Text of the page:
From water, dreams, art

“THERE is found in widely separated parts of Australia a belief in a huge serpent, which lives in certain pools or water-holes. This serpent is associated, and sometimes identified, with the rainbow. In many instances, it is also associated with quartz-crystal, doubtless from the prismatic colours visible in the latter. Now rock-crystal, in a great number of Australian tribes, is regarded as a substance of great magical virtue,” wrote the late English anthropologist, Alfred Radcliffe-Brown, in “The Rainbow-Serpent Myth of Australia.”

This photo series records a glimmering recent incarnation of the rainbow serpent, or dream snake, in the Australian garden at the Los Angeles County Arboretum & Botanic Garden. Commissioned in 2008, the project was overseen by Arboretum artist-in-residence Leigh Adams, who gives a gripping account of the dream snake legend at her website. “Before all this was here, there was dreaming, only dreaming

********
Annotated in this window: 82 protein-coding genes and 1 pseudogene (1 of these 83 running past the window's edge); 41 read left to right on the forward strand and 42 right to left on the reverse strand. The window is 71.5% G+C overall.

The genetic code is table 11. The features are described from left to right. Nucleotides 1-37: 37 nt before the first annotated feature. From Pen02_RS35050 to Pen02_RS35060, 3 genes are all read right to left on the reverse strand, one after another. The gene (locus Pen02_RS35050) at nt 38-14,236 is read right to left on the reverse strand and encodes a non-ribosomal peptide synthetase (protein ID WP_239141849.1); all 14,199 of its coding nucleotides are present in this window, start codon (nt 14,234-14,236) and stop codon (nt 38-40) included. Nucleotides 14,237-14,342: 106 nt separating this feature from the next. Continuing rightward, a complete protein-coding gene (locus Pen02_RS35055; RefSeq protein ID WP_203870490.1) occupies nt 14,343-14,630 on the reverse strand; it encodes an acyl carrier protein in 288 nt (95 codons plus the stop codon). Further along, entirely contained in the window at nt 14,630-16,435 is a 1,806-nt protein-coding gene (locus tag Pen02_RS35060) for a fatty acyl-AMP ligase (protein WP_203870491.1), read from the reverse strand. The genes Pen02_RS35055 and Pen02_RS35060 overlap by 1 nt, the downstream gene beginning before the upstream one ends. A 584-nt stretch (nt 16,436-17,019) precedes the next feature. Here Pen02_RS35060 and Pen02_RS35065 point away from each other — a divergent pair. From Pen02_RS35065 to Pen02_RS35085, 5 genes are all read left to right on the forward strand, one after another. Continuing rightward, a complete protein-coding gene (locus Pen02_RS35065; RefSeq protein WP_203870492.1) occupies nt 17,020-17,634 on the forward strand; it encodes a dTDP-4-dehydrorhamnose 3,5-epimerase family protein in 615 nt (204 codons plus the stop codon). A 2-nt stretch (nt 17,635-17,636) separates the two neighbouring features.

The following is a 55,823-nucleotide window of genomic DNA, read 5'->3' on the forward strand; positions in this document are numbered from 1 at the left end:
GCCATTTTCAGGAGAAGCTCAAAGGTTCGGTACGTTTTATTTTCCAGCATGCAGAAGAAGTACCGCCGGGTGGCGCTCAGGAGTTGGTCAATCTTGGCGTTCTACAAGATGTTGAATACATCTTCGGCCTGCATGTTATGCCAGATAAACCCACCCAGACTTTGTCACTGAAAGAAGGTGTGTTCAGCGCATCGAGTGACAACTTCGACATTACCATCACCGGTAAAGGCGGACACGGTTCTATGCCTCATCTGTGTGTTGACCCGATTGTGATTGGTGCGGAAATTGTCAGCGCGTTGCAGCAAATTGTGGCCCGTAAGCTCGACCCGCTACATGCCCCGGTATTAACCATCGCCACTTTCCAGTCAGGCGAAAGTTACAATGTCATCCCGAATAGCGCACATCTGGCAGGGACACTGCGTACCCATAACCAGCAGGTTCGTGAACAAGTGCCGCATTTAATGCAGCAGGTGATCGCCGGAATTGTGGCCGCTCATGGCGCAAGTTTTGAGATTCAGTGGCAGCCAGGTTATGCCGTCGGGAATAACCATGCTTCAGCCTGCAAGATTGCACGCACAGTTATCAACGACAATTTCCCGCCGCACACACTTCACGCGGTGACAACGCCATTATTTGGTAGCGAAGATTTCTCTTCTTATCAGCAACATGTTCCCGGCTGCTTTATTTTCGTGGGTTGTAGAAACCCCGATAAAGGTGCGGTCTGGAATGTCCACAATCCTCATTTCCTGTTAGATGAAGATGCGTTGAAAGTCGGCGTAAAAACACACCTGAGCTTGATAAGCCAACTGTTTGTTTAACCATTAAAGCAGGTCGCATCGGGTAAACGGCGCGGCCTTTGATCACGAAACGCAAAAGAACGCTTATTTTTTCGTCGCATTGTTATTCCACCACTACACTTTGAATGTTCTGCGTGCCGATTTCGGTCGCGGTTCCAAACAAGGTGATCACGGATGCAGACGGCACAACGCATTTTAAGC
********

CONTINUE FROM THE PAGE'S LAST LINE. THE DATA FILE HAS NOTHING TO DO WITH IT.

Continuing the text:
The Dry Garden: Don’t fence me in

The iconic images of Los Angeles sold to the world typically involve palm trees, beaches and freeways. Those of us who live here, however, know that the true symbol of Southern California is probably a fence. Fences are everywhere. Chain link fences, wrought iron fences, barbed wire fences. Brick, cinderblock, and river rock fences. There is so much redwood fencing that it’s a wonder there are any redwoods left.

Leaving aside how ironic it is that there should be outcry about a proposed fence for the home of the mayor of the city of fences, what is rarely considered in our highly framed world is what all this fencing does to plants. This is worth addressing because that impact is profound.

Click here to keep reading The Dry Garden in the Los Angeles Times.